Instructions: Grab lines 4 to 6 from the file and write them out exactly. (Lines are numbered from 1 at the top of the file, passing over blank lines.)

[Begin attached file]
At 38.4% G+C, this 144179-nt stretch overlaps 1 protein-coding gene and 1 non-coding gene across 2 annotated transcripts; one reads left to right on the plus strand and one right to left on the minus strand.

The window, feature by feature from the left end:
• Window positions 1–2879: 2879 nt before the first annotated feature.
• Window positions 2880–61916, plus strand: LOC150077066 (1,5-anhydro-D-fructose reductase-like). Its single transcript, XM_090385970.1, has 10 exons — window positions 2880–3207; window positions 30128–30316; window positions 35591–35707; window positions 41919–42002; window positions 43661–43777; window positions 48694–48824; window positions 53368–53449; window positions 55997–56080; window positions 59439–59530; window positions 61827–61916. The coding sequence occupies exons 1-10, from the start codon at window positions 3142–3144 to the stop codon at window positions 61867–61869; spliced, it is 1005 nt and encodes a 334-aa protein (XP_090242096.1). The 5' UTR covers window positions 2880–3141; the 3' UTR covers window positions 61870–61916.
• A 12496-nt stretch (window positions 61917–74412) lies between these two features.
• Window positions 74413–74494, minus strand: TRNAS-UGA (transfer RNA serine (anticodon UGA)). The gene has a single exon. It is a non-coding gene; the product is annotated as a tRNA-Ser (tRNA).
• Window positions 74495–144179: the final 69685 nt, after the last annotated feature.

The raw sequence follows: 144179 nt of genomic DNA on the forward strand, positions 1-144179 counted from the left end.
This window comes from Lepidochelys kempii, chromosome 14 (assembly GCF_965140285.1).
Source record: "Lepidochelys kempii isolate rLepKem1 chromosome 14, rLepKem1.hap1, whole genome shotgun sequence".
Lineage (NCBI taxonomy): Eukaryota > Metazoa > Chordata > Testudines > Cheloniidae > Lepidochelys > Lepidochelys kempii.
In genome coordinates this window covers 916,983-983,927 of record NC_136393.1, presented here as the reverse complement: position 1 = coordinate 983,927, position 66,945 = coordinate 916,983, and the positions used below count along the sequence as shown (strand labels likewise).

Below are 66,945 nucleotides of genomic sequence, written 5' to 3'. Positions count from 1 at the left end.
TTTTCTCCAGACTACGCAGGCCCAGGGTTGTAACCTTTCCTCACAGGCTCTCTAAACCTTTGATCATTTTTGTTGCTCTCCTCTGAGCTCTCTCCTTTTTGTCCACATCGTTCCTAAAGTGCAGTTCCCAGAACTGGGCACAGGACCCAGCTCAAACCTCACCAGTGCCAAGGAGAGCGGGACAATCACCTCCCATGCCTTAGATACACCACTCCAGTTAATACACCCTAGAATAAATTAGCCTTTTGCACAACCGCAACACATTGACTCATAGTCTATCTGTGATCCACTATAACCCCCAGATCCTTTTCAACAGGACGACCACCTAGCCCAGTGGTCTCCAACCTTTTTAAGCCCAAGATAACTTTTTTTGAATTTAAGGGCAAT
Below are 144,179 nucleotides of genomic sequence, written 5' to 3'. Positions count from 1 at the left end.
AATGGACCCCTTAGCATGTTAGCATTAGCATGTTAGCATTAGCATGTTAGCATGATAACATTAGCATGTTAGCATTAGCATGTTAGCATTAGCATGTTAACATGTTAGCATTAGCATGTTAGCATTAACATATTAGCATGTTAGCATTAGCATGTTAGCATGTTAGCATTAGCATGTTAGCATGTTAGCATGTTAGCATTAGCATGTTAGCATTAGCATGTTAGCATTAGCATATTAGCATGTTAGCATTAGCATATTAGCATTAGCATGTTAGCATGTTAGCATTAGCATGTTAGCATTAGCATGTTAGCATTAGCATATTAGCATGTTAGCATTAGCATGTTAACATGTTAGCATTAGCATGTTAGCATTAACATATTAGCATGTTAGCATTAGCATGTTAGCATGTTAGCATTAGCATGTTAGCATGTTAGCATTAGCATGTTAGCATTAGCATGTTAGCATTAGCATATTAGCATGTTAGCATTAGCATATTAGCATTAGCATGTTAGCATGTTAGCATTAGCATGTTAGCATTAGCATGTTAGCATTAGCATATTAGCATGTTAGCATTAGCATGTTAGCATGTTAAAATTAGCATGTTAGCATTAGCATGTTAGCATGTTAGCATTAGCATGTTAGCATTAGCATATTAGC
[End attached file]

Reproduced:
• Window positions 2880–61916, plus strand: LOC150077066 (1,5-anhydro-D-fructose reductase-like). Its single transcript, XM_090385970.1, has 10 exons — window positions 2880–3207; window positions 30128–30316; window positions 35591–35707; window positions 41919–42002; window positions 43661–43777; window positions 48694–48824; window positions 53368–53449; window positions 55997–56080; window positions 59439–59530; window positions 61827–61916. The coding sequence occupies exons 1-10, from the start codon at window positions 3142–3144 to the stop codon at window positions 61867–61869; spliced, it is 1005 nt and encodes a 334-aa protein (XP_090242096.1). The 5' UTR covers window positions 2880–3141; the 3' UTR covers window positions 61870–61916.
• A 12496-nt stretch (window positions 61917–74412) lies between these two features.
• Window positions 74413–74494, minus strand: TRNAS-UGA (transfer RNA serine (anticodon UGA)). The gene has a single exon. It is a non-coding gene; the product is annotated as a tRNA-Ser (tRNA).